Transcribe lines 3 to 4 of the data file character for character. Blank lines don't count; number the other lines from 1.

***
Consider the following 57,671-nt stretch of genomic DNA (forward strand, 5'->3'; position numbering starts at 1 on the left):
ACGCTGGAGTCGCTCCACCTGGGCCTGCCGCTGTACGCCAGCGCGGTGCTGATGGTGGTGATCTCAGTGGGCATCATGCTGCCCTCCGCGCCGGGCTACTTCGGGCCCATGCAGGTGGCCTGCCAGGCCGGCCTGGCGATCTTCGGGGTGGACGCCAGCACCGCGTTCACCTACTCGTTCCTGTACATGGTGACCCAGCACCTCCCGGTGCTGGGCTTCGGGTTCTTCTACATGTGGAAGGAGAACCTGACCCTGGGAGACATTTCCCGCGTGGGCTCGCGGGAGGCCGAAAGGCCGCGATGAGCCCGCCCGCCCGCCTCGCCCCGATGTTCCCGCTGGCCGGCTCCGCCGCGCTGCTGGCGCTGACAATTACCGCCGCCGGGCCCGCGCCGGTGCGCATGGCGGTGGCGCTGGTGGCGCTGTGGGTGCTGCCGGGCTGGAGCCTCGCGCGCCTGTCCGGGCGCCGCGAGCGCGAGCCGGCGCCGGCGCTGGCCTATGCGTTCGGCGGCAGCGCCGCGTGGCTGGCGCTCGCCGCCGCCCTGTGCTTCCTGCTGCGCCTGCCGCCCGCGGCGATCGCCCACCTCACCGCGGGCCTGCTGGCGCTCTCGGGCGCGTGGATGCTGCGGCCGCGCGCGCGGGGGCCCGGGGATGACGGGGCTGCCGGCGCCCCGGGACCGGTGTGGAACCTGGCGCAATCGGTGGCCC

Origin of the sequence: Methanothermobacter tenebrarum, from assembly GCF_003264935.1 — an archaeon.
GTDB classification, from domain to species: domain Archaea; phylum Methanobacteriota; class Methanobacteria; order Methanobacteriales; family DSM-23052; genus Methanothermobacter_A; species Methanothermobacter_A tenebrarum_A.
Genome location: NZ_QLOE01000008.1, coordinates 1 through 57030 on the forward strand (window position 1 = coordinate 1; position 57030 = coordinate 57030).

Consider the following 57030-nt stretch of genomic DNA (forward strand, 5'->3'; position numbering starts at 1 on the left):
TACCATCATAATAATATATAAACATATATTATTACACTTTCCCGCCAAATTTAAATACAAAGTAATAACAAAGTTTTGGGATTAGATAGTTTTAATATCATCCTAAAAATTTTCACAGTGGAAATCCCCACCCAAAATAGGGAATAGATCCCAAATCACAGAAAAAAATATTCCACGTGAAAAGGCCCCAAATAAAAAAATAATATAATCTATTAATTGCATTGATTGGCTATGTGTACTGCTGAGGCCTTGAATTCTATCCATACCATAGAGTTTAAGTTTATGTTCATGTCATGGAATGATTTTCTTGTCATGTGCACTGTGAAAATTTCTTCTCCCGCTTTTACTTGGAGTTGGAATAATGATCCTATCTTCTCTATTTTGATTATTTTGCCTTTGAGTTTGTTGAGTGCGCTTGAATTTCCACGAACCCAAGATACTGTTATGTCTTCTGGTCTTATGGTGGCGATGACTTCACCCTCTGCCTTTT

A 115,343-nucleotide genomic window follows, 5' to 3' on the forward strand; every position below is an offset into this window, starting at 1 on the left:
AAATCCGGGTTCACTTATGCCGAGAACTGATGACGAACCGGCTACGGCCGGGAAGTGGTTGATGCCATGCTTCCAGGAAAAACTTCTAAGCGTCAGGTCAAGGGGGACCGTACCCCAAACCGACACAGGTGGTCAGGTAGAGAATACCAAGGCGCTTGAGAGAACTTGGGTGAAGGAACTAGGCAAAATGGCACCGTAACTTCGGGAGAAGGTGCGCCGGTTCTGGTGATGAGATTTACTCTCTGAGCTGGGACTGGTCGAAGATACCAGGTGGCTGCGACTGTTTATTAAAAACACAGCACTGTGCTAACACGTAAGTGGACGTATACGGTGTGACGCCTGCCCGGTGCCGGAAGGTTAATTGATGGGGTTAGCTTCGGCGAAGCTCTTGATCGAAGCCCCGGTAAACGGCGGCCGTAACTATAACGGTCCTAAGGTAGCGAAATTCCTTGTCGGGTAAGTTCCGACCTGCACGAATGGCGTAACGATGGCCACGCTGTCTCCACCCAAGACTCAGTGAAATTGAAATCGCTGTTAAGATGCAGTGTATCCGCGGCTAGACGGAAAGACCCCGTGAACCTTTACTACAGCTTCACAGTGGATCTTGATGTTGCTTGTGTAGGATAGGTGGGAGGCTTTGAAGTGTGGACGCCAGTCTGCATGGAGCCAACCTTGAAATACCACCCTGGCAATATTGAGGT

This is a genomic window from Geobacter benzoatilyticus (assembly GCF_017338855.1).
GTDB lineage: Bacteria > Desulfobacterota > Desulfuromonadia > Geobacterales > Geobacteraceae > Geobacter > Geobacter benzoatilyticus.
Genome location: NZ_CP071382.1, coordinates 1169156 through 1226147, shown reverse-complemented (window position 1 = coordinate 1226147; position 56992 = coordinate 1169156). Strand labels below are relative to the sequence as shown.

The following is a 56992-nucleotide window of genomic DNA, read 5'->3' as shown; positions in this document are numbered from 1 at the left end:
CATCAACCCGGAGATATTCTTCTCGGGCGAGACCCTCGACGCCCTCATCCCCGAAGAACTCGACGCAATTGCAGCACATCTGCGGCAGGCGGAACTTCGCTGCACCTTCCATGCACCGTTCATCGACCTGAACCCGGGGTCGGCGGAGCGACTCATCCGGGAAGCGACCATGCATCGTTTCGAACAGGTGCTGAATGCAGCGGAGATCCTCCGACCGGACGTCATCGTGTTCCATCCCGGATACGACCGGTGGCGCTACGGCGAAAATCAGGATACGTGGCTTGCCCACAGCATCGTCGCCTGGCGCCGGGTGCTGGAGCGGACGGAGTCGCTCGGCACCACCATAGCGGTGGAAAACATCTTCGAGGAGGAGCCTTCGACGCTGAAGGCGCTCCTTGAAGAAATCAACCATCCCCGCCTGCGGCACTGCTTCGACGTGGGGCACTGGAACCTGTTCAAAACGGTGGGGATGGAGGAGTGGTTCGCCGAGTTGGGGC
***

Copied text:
Origin of the sequence: Methanothermobacter tenebrarum, from assembly GCF_003264935.1 — an archaeon.
GTDB classification, from domain to species: domain Archaea; phylum Methanobacteriota; class Methanobacteria; order Methanobacteriales; family DSM-23052; genus Methanothermobacter_A; species Methanothermobacter_A tenebrarum_A.